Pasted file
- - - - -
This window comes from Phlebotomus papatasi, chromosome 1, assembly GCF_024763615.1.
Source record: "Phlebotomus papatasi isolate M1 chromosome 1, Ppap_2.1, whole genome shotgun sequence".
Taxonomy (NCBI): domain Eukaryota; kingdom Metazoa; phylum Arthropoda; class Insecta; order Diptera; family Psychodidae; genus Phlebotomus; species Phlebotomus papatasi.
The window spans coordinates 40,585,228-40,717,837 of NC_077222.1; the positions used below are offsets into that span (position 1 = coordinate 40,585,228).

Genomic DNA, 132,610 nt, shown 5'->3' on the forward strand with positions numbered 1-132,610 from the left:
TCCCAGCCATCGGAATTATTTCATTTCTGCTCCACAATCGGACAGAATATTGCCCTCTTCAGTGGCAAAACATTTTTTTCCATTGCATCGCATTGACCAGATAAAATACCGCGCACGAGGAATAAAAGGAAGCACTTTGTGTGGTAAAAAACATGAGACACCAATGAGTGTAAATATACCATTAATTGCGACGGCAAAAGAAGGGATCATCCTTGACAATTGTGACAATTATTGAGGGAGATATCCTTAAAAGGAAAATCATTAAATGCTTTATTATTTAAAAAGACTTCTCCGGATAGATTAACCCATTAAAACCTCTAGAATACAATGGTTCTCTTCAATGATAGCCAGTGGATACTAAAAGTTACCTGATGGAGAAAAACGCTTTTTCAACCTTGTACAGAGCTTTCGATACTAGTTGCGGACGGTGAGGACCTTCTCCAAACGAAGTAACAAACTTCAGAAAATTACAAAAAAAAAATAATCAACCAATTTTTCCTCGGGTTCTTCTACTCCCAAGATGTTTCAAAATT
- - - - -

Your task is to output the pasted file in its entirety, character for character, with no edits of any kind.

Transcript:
This window comes from Phlebotomus papatasi, chromosome 1, assembly GCF_024763615.1.
Source record: "Phlebotomus papatasi isolate M1 chromosome 1, Ppap_2.1, whole genome shotgun sequence".
Taxonomy (NCBI): domain Eukaryota; kingdom Metazoa; phylum Arthropoda; class Insecta; order Diptera; family Psychodidae; genus Phlebotomus; species Phlebotomus papatasi.
The window spans coordinates 40,585,228-40,717,837 of NC_077222.1; the positions used below are offsets into that span (position 1 = coordinate 40,585,228).

Genomic DNA, 132,610 nt, shown 5'->3' on the forward strand with positions numbered 1-132,610 from the left:
TCCCAGCCATCGGAATTATTTCATTTCTGCTCCACAATCGGACAGAATATTGCCCTCTTCAGTGGCAAAACATTTTTTTCCATTGCATCGCATTGACCAGATAAAATACCGCGCACGAGGAATAAAAGGAAGCACTTTGTGTGGTAAAAAACATGAGACACCAATGAGTGTAAATATACCATTAATTGCGACGGCAAAAGAAGGGATCATCCTTGACAATTGTGACAATTATTGAGGGAGATATCCTTAAAAGGAAAATCATTAAATGCTTTATTATTTAAAAAGACTTCTCCGGATAGATTAACCCATTAAAACCTCTAGAATACAATGGTTCTCTTCAATGATAGCCAGTGGATACTAAAAGTTACCTGATGGAGAAAAACGCTTTTTCAACCTTGTACAGAGCTTTCGATACTAGTTGCGGACGGTGAGGACCTTCTCCAAACGAAGTAACAAACTTCAGAAAATTACAAAAAAAAAATAATCAACCAATTTTTCCTCGGGTTCTTCTACTCCCAAGATGTTTCAAAATT